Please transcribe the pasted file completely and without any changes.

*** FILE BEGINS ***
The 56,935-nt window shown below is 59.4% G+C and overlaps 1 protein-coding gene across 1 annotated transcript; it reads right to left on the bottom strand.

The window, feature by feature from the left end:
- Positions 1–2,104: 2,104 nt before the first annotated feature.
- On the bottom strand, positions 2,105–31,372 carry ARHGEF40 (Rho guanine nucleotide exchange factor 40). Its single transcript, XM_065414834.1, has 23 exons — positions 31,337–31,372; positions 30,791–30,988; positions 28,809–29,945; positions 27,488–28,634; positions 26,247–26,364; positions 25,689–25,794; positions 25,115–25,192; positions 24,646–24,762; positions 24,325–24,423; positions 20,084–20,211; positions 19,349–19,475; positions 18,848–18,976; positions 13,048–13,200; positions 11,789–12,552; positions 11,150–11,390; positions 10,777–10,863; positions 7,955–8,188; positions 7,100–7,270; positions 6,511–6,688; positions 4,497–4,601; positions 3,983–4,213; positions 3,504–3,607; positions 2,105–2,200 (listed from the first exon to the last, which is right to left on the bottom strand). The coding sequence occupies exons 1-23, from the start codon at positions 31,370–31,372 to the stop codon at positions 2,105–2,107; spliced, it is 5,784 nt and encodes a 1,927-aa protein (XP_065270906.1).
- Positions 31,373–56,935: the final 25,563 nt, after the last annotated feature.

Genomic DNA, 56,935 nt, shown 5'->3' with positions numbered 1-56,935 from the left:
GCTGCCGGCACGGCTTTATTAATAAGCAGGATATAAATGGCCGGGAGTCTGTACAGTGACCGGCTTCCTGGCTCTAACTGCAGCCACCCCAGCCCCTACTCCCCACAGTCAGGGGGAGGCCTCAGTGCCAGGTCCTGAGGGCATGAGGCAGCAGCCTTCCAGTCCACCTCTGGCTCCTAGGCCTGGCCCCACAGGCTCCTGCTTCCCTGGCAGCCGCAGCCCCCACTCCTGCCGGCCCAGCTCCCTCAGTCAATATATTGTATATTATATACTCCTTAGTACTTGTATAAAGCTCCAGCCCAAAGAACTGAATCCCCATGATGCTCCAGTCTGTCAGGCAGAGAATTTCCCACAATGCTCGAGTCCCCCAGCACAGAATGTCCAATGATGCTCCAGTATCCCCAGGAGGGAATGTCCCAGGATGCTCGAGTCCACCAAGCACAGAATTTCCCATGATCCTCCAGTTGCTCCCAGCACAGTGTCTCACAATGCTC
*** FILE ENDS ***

The 56,935-nt window shown below is 59.4% G+C and overlaps 1 protein-coding gene across 1 annotated transcript; it reads right to left on the bottom strand.

The window, feature by feature from the left end:
- Positions 1–2,104: 2,104 nt before the first annotated feature.
- On the bottom strand, positions 2,105–31,372 carry ARHGEF40 (Rho guanine nucleotide exchange factor 40). Its single transcript, XM_065414834.1, has 23 exons — positions 31,337–31,372; positions 30,791–30,988; positions 28,809–29,945; positions 27,488–28,634; positions 26,247–26,364; positions 25,689–25,794; positions 25,115–25,192; positions 24,646–24,762; positions 24,325–24,423; positions 20,084–20,211; positions 19,349–19,475; positions 18,848–18,976; positions 13,048–13,200; positions 11,789–12,552; positions 11,150–11,390; positions 10,777–10,863; positions 7,955–8,188; positions 7,100–7,270; positions 6,511–6,688; positions 4,497–4,601; positions 3,983–4,213; positions 3,504–3,607; positions 2,105–2,200 (listed from the first exon to the last, which is right to left on the bottom strand). The coding sequence occupies exons 1-23, from the start codon at positions 31,370–31,372 to the stop codon at positions 2,105–2,107; spliced, it is 5,784 nt and encodes a 1,927-aa protein (XP_065270906.1).
- Positions 31,373–56,935: the final 25,563 nt, after the last annotated feature.

Genomic DNA, 56,935 nt, shown 5'->3' with positions numbered 1-56,935 from the left:
GCTGCCGGCACGGCTTTATTAATAAGCAGGATATAAATGGCCGGGAGTCTGTACAGTGACCGGCTTCCTGGCTCTAACTGCAGCCACCCCAGCCCCTACTCCCCACAGTCAGGGGGAGGCCTCAGTGCCAGGTCCTGAGGGCATGAGGCAGCAGCCTTCCAGTCCACCTCTGGCTCCTAGGCCTGGCCCCACAGGCTCCTGCTTCCCTGGCAGCCGCAGCCCCCACTCCTGCCGGCCCAGCTCCCTCAGTCAATATATTGTATATTATATACTCCTTAGTACTTGTATAAAGCTCCAGCCCAAAGAACTGAATCCCCATGATGCTCCAGTCTGTCAGGCAGAGAATTTCCCACAATGCTCGAGTCCCCCAGCACAGAATGTCCAATGATGCTCCAGTATCCCCAGGAGGGAATGTCCCAGGATGCTCGAGTCCACCAAGCACAGAATTTCCCATGATCCTCCAGTTGCTCCCAGCACAGTGTCTCACAATGCTC